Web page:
In Their Words is a weekly feature appearing Sundays in The Blade's sports section. Blade sports writer Donald Emmons recently talked with Ray Wolford, who was a standout basketball player at Scott High before starring at the University of Toledo.
Outdoor basketball courts located in neighborhood playgrounds throughout the Glass City are where 6-foot-6 Toledo native Ray Wolford learned the basics of basketball. It eventually led Wolford indoors where he starred in gymnasiums at Scott High and the University of Toledo.
Wolford, 64, who has been slowed in recent years by the effects of multiple sclerosis, earned induction into UT's athletic hall of fame as part of the 1987 hall of fame class that also included his head coach, Eddie Melvin. The center averaged 18.7 points and 11.3 rebounds for his career at UT, including the 1962-63 season in which he averaged career bests of 21.1 points and 13.0 rebounds.
Wolford's career included plenty of victories in high school and college. He led the Bulldogs into the state tournament on more than one occasion and earned All-Ohio honors as a senior. He also guided the Rockets to plenty of wins against Mid-American Conference opponents. Toledo was 3-3 against Bowling Green State University - 3-0 vs. the Falcons at the UT Field House - during three years playing against Nate Thurmond, who went on to become an NBA Hall of Famer, and longtime local rival Howard "Butch" Komives, who was a standout at Woodward.
The Rockets' 87-74 triumph over New York University (No. 2 in the Associated Press poll) at Madison Square Garden on Dec. 12, 1963, ranks as one of the high marks of Wolford's career. Jim Cox led UT with 33 points, while Wolford scored 16 and grabbed 12 rebounds.
Wolford, who became a Toledo police officer, continues to follow the Scott, UT and all of Cleveland's pro sports teams.
"I PLAYED FOOTBALL and basketball in high school, but basketball was the only thing I excelled in. Basketball was the only thing I was good at.
"I knew how to play the game [basketball] from playing on the playgrounds before I began playing at Scott. But at Scott, basketball was a big-time program. DeVilbiss was good in football and Scott was always good at basketball. I was not really tall enough for big-time basketball but I was tall enough for high school basketball."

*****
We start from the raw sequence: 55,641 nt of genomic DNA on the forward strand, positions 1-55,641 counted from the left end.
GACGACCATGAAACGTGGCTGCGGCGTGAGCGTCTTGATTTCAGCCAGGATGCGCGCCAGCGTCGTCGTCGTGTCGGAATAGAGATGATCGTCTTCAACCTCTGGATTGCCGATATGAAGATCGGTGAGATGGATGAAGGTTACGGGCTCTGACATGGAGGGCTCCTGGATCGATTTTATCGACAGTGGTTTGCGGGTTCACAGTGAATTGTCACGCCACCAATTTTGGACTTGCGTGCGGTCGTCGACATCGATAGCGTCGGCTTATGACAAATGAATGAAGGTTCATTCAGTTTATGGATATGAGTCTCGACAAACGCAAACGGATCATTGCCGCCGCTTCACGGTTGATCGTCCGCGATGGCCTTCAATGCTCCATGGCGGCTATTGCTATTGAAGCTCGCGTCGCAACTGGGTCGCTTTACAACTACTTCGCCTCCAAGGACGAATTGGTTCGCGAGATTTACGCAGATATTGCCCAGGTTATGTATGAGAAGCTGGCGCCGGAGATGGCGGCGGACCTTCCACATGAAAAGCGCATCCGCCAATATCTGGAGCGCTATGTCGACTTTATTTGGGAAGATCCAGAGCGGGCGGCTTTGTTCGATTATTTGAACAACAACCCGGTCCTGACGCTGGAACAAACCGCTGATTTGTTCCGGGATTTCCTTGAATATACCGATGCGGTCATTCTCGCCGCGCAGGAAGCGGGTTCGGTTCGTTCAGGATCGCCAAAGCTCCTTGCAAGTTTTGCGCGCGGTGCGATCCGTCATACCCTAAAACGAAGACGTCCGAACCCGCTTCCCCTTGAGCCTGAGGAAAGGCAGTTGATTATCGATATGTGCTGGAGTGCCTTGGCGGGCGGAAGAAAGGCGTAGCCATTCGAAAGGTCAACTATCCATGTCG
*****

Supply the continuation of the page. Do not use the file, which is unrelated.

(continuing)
"I SIGNED WITH Nebraska and I was supposed to go there but they got me a lousy [summer] job back here in Toledo. [UT] had the better jobs. At that time there were a lot of factories here and so you had to go to Toledo to get one of the good jobs. When I was going to school I worked the first three years at Sun Oil in the refinery and one year at Pepsi-Cola where they mixed Pepsi-Cola in a mixing room. Overall, they were good, well-paid jobs."
"BUTCH KOMIVES was the best shooter in the world. When I was at Hamilton [junior high] and we had to play Parkland in a junior high basketball game, he was the reason why we couldn't beat Parkland because he could shoot so good it was ridiculous. Even at 12 years old he could shoot. We always were friends and never were enemies although we were enemies against each other during games. We're still good friends.
"I went around to several colleges, but [Komives] signed right away to go to Bowling Green. He didn't want to take [recruiting] trips. He wanted to go to Bowling Green and I had never been on an airplane before, so I was going all around the country. All Butch wanted to do was stay home and practice shooting. I wanted to travel and see the world.
"I went to Nebraska, Oregon State, Cincinnati, Ohio State and all the Mid-American Conference schools. I had a trip to go to a college every weekend during that summer ."
"BOWLING GREEN had Nate Thurmond and Butch Komives on the same team. That was terrible, but we beat them every year at Toledo and couldn't beat them at Bowling Green.
"[Thurmond] could do everything. He was 6-9 or 6-10 and plus he could jump on top of that. It was no doubt he was going to make it to the pros because he made first team All-American from Bowling Green. The Mid-American Conference doesn't get many All-Americans. The best big man I played against was Thurmond. I always wished I was a little bit taller. I was only 6-6 and that was nothing."
"I WAS DRAFTED by the Detroit Pistons and I went to the training camp in 1964 and Dave DeBusschere was the coach and that's when I saw what basketball really is.
"It's really good in the pros. Don't compare it to college basketball."
"I ENJOYED THAT job [as a policeman]. If you like people you'll like that job. As long as you like people you can do that job. That was a good job.
"I still like sports as much as ever. Of course, I'm a Cleveland fan so I'm a loser in all sports. I like the Browns, the Indians and the Cavaliers. I stick with them all even though they never win. But a real fan doesn't really care whether they win or lose, they'll still be a fan. My hopes are right there with the Cavaliers. It seems like they're going in the right direction."
Contact Donald Emmons at: email@example.com or 419-724-6302.